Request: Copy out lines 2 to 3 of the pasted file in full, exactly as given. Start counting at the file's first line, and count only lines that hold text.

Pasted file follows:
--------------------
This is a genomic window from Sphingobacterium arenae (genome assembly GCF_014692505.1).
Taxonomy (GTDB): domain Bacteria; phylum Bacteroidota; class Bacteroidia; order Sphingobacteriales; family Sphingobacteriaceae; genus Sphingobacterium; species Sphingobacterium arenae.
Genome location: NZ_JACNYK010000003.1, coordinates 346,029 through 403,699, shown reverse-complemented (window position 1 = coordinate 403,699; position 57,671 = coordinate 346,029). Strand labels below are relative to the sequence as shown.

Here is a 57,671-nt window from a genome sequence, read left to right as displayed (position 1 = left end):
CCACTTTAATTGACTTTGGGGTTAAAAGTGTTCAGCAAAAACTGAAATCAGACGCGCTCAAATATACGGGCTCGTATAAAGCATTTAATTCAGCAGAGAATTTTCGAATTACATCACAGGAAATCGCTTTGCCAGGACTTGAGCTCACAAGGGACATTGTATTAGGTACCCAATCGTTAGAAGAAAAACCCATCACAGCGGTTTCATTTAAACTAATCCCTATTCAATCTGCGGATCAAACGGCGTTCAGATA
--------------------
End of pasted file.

Taxonomy (GTDB): domain Bacteria; phylum Bacteroidota; class Bacteroidia; order Sphingobacteriales; family Sphingobacteriaceae; genus Sphingobacterium; species Sphingobacterium arenae.
Genome location: NZ_JACNYK010000003.1, coordinates 346,029 through 403,699, shown reverse-complemented (window position 1 = coordinate 403,699; position 57,671 = coordinate 346,029). Strand labels below are relative to the sequence as shown.